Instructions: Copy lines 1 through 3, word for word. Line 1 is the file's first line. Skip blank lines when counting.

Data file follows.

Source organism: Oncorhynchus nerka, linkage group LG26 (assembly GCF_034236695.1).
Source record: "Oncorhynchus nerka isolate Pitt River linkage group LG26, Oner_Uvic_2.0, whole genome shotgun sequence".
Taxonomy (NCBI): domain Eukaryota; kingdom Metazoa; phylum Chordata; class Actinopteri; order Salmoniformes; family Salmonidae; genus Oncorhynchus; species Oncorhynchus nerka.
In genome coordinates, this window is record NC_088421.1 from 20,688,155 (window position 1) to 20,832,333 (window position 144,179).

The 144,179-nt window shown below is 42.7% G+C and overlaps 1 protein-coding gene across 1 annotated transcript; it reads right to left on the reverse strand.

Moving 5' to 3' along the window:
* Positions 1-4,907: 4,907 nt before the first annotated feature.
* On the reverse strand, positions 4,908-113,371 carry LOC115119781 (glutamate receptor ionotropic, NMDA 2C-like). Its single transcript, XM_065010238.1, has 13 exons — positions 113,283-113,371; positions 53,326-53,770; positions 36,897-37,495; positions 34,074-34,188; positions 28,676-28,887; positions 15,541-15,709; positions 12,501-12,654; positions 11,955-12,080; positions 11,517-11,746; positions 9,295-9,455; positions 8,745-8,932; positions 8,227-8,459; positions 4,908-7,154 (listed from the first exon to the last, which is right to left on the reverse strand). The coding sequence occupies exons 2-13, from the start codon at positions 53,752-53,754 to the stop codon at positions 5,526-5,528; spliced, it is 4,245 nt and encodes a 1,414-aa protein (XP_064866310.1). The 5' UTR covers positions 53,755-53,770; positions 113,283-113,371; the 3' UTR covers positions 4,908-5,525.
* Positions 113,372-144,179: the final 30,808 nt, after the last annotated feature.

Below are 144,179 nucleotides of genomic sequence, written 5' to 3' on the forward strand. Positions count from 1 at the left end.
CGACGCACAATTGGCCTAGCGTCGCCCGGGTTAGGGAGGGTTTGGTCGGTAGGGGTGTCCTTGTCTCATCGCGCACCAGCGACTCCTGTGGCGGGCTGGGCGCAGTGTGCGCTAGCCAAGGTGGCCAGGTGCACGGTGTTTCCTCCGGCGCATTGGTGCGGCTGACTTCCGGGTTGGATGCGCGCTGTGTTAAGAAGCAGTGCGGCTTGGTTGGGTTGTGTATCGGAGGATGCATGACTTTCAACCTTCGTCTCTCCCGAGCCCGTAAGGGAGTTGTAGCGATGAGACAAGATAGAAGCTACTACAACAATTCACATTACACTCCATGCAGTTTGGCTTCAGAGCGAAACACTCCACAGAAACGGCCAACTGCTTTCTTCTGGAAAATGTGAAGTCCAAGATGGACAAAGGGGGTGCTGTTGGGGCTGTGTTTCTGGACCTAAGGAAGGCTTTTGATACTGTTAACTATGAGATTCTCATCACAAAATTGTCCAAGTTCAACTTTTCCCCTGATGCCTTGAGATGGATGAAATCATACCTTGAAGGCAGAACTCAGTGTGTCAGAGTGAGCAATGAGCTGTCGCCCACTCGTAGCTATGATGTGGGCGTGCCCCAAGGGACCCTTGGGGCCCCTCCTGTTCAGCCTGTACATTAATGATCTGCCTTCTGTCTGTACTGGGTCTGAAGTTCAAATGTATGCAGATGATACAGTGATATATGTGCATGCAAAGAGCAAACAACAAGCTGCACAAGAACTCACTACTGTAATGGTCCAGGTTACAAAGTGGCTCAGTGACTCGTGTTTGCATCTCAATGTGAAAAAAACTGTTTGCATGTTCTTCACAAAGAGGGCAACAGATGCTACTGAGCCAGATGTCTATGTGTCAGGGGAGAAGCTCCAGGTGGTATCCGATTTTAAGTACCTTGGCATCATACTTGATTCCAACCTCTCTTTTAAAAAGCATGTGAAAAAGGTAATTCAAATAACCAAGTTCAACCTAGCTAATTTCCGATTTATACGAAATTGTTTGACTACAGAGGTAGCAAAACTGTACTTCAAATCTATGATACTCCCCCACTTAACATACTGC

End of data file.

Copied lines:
Source organism: Oncorhynchus nerka, linkage group LG26 (assembly GCF_034236695.1).
Source record: "Oncorhynchus nerka isolate Pitt River linkage group LG26, Oner_Uvic_2.0, whole genome shotgun sequence".
Taxonomy (NCBI): domain Eukaryota; kingdom Metazoa; phylum Chordata; class Actinopteri; order Salmoniformes; family Salmonidae; genus Oncorhynchus; species Oncorhynchus nerka.